Second, many service members are happier performing in technical careers that they love and are good at. However, the pay quickly caps out for those performing technical tasks. The effect is that the talent and skill for technical tasks are lost as these individuals promote out of those tasks to assume leadership roles associated with a promotion. The baseline of the military’s technical skills is kept artificially lower than its potential because it incentivizes its high caliber technicians to promote out of their technical duties.

Having everyone performing at their highest levels, in competency areas where they are most suitable is literally a matter of life and death for the military; reorienting the financial incentives so that individuals gravitate to what they are best at is in the military’s interest. While submitting a plan to fundamentally reinvent the military pay system is beyond the scope of this article, here are some broad-brush suggestions on changes the military could make:

Reduce the Leader/Led Pay Differentials – The differential in pay between leader and led needs to be reduced. By way of example, an IT professional in the military will make approximately $30,000 less than his commander per annum. With a pay difference that large, what is to keep that highly skilled IT professional in his career field; he would be financially better off to promote out of his IT duties. Reducing those pay gaps are an important step in retaining talent and deincentivizing service members from making career moves that are not in their or the military’s best interest.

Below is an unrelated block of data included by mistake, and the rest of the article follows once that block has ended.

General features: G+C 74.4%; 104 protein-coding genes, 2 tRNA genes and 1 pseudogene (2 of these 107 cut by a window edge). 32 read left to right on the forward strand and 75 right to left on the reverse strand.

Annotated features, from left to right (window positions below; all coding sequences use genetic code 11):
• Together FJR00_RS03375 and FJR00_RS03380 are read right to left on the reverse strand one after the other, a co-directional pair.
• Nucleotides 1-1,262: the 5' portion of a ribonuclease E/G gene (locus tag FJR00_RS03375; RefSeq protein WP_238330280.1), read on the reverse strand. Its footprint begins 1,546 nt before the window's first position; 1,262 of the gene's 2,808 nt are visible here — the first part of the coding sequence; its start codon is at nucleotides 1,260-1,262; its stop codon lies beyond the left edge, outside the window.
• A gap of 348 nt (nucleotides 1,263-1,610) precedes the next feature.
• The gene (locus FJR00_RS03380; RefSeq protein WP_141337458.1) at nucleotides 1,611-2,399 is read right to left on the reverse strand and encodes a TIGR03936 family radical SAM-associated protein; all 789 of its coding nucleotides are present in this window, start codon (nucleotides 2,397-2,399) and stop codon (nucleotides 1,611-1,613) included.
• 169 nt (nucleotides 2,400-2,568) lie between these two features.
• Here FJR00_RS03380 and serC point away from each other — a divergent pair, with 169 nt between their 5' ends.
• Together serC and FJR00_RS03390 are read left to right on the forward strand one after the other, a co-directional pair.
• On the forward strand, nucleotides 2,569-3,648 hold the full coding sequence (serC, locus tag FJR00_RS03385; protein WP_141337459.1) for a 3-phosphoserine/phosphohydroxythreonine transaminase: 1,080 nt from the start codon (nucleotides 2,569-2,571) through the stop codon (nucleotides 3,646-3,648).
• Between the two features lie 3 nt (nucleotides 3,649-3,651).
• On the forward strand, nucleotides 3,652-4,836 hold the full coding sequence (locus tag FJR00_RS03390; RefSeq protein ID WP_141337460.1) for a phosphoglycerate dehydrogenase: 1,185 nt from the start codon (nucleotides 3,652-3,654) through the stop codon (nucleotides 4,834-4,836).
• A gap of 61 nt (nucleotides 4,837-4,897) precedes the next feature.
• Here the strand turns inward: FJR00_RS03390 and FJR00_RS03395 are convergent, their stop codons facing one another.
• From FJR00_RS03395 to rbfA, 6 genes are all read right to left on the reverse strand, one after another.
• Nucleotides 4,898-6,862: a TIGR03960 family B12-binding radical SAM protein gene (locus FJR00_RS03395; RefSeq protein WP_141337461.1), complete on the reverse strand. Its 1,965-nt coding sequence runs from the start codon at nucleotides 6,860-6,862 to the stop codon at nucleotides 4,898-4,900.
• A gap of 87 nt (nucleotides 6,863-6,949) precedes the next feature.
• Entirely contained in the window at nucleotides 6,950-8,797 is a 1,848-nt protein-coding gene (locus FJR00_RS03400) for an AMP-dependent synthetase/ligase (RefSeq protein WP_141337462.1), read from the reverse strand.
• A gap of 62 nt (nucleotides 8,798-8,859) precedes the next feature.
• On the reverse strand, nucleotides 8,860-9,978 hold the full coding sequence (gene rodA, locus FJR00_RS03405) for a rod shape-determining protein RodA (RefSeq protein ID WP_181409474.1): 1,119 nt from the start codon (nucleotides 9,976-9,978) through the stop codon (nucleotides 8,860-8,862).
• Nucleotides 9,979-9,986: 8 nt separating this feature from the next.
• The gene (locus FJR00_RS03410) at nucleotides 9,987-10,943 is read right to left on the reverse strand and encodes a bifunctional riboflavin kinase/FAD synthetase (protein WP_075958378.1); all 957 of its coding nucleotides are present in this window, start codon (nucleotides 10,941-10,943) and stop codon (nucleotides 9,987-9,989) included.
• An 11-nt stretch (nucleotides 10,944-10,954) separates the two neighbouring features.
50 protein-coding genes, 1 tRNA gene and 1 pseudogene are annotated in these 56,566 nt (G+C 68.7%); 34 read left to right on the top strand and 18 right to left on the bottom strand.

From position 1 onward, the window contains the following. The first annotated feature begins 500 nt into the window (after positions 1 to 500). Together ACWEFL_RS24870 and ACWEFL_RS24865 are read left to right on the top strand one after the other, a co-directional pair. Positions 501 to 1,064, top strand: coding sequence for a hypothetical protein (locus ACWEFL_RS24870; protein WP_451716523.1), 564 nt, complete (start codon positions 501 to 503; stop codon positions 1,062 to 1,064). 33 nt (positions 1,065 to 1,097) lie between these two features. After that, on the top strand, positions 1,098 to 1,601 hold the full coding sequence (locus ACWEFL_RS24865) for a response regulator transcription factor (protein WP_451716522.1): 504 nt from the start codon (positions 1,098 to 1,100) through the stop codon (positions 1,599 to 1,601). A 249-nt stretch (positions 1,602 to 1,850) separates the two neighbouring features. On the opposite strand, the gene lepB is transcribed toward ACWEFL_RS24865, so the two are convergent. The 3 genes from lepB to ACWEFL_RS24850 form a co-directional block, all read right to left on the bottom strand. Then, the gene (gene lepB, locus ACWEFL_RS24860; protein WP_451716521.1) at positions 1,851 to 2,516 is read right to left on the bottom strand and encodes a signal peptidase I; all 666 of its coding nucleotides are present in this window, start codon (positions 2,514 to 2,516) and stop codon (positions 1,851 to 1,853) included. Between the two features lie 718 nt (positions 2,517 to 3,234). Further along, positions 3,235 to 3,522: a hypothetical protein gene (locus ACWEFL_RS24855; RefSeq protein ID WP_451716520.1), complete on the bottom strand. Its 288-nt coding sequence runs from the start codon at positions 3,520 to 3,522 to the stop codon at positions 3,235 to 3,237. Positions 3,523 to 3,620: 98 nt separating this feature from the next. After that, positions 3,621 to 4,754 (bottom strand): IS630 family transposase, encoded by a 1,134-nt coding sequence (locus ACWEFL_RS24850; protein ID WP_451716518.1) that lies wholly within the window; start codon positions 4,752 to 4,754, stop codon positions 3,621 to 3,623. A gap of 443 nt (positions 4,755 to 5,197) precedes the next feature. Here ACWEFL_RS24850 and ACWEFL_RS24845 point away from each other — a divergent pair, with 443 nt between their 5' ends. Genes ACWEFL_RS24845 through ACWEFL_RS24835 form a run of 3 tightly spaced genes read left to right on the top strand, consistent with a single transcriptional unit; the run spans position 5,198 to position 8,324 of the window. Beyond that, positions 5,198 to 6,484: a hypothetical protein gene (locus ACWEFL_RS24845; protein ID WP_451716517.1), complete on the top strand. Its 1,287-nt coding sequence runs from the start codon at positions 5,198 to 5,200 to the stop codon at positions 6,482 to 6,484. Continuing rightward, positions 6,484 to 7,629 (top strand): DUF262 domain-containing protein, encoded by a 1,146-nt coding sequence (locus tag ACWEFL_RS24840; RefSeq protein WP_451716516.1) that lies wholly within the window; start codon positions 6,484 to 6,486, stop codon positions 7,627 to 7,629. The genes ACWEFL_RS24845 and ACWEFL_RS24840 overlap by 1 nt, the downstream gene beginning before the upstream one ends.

Education Bonus Pay – The military could provide additional monthly stipends for service members in a field where the civilian sector offers advanced credentialing. Those who maintain these credentials which enhance their job performance would receive additional pay on top of their base pay. Examples for technical or administrative career fields could include HRA, CISSP, CPhT or relevant collegiate degrees. Those in command could receive additional pay for Six Sigma or PMP certifications for instance.